D&B Sternweis Farms — co-hosts of the 2018 Wisconsin Farm Technology Days in Wood County, Wis., July 10-12 — is every bit a family farm. Owners Daryl and Brenda Sternweis, Marshfield, have a new 40-cow rotary parlor and are primed for expansion. But their children, the fifth generation on the farm, have participated in chores from early on. And Daryl’s dad, Jim Sternweis, at 85 still helps with fieldwork, as well.
“It’s a really great way to raise a family,” Brenda says.
When the Sternweises’ oldest daughter, Heather, married Josh Heiman in 2016, their lifelong friends and neighbors became “family,” too. Josh’s parents, Ken and Joellen Heiman, and other Heiman family members own Weber’s Farm Store and Heiman Holsteins. The Heimans are co-hosting Wisconsin Farm Tech Days with the Sternweises. Besides being milk producers and retailers, the Heimans are cheesemakers and owners of Nasonville Dairy near Marshfield.
Daryl Sternweis, 53, is a lifelong farmer. “I grew up with it and learned to love it,” he says. “I love the fieldwork part of it. And now with the new freestall barn and rotary, I’ve become a better ‘cow man’ than I ever thought I would be.” Brenda tends the young stock, a role she says is “rewarding.”
Heather, 26, graduated from Mid-State Technical College’s two-year farm program in Marshfield. Many of the classes are taught by Mike Sabel, vice chairman of the WFTD executive committee. With her mother, Heather oversees fresh cows and herd health and is working toward farm ownership.
The Sternweises’ oldest son, Justin, 24, has worked full time on the farm since his high school graduation. Their son Aaron, 22, works off the farm as a diesel mechanic. The other Sternweis children are Brittney, 17; Autumn, 15; Brooke, 13; and Jonathon, 11.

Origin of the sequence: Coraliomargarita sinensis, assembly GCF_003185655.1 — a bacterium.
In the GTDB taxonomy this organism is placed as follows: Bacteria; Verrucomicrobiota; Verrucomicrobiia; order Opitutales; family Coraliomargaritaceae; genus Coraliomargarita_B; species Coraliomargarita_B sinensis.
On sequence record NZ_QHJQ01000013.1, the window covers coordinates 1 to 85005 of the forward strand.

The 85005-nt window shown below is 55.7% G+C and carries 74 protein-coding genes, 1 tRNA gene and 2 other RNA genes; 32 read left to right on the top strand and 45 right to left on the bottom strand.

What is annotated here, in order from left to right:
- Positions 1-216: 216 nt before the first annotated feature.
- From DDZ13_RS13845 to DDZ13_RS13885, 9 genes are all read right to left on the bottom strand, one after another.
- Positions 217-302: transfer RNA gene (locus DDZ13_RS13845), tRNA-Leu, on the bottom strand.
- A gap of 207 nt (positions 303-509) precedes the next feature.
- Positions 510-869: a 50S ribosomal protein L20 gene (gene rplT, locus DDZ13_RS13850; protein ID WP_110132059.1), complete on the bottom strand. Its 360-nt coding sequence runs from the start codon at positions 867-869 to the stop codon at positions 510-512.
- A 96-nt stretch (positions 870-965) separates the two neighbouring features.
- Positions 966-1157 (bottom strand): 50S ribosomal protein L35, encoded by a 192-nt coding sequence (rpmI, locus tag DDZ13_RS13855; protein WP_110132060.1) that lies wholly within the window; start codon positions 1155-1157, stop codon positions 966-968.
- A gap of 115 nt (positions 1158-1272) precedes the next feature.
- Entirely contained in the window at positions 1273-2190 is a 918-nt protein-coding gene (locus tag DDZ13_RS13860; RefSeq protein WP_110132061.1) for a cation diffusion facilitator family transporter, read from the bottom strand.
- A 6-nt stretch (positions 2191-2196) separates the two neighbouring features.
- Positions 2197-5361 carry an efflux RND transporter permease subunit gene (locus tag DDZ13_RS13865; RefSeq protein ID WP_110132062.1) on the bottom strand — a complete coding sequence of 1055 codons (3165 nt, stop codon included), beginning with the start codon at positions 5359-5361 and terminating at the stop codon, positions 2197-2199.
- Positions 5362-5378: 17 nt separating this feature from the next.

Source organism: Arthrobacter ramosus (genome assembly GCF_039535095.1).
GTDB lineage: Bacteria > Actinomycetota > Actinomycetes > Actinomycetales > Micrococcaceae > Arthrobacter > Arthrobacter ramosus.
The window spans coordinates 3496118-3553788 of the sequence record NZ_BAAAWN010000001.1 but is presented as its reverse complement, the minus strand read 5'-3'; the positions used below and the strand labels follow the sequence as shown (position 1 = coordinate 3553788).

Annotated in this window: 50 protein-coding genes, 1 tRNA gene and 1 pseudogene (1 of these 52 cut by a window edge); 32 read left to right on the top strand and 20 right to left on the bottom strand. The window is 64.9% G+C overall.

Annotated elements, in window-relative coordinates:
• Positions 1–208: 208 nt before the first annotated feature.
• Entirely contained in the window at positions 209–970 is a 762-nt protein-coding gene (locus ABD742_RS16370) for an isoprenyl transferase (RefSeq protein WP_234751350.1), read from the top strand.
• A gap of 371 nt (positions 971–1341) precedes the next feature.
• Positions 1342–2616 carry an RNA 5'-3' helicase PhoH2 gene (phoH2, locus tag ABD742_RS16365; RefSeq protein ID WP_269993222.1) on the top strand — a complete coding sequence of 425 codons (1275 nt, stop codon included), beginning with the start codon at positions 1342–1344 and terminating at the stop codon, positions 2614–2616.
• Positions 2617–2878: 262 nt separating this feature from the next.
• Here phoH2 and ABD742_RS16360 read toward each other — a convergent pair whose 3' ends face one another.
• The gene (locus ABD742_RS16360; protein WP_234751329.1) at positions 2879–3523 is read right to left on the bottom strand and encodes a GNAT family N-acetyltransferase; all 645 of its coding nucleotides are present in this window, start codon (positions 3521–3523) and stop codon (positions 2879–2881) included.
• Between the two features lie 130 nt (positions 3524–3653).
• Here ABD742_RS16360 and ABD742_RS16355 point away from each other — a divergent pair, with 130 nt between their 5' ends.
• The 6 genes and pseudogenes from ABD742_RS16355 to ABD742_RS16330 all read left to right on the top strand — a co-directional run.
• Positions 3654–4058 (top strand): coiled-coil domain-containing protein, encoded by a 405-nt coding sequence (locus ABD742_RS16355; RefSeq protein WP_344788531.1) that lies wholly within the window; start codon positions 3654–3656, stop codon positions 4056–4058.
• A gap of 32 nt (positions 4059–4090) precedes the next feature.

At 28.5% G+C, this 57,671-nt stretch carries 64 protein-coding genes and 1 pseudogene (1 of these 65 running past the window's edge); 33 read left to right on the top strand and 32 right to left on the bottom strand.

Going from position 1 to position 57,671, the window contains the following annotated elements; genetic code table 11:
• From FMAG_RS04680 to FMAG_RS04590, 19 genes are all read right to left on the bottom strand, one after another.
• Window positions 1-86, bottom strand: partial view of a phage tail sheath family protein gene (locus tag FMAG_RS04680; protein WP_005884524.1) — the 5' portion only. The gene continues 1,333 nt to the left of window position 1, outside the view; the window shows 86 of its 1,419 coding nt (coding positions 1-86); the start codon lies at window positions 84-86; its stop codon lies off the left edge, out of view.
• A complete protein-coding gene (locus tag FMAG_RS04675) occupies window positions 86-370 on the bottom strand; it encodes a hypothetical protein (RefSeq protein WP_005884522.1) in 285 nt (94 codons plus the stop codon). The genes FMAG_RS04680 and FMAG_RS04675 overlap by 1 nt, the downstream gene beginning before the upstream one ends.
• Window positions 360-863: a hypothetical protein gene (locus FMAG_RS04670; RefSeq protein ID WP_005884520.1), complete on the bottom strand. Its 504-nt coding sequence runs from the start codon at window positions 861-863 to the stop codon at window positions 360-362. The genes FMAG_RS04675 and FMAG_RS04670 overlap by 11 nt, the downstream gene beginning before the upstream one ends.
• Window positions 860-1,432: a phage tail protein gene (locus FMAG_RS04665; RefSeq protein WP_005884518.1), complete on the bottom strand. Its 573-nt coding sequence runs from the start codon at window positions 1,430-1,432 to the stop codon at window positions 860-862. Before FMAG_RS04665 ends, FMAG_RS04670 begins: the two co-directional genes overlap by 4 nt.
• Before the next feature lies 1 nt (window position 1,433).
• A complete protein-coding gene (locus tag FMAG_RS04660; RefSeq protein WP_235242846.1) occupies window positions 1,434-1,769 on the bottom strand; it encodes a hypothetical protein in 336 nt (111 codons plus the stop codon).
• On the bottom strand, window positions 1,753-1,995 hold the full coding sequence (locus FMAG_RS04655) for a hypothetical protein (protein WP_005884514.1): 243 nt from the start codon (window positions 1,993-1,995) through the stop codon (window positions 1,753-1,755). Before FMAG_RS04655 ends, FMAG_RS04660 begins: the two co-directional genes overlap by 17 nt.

New rotary parlor
The Sternweises flipped the switch on their 40-cow rotary parlor last August. They anticipated milking about 450 Holstein cows three times a day by Wisconsin Farm Technology Days. The rotary is capable of milking as many as 1,300 cows. The milking system is computerized with automatic takeoffs. Other technologies include an automatic crowd gate, hand-held teat scrubber and automated foot bath that fills with the touch of a button for better chemical consistency and employee safety. A touch-screen-operated sort gate can divert cows to a pen off the return alley that holds 30 head.
The new parlor complex has a viewing window, plus an upstairs conference room and office. Cattle are divided into four groups: fresh and special-needs, high-production, heifers and cows. Freestalls in the six-row barn are bedded with sawdust over mattresses. The Sternweises use sawdust in other barns, too.
The farm uses sexed semen on high-end cows and beef semen on cows difficult to breed. Calves are hand-fed in individual pens for a week before moving to group pens with automated feeders. Once weaned, heifers move through a series of facilities. Daryl says in the fall they hope to move 600-pound heifers to a custom grower and have them return bred six months later.
During Wisconsin Farm Technology Days, visitors can board buses for tours of the Sternweises’ rotary parlor and adjoining tunnel-ventilated barn. The farmstead is about a quarter mile from the heart of Tent City. Visitors will not be able to get off the buses.
The family owns about 1,200 acres and rents no additional land to grow corn, alfalfa hay and soybeans. Second-crop haylage harvested during WFTD will be delivered to the Sternweises’ bunkers.
The family shares labor for fieldwork with Heiman Holsteins. They also use one another’s equipment. The Sternweises also share labor and own equipment with Daryl’s brother, Jerry Sternweis, who dairy-farms nearby.
Brenda says her family is honored to be co-hosting the 2018 show for Wood County. They’re grateful for the opportunity to promote farming, which for them is a mix of traditional family-farming values and practices, and new technology that will move their farm into the future.
Source: Wisconsin Farm Technology Days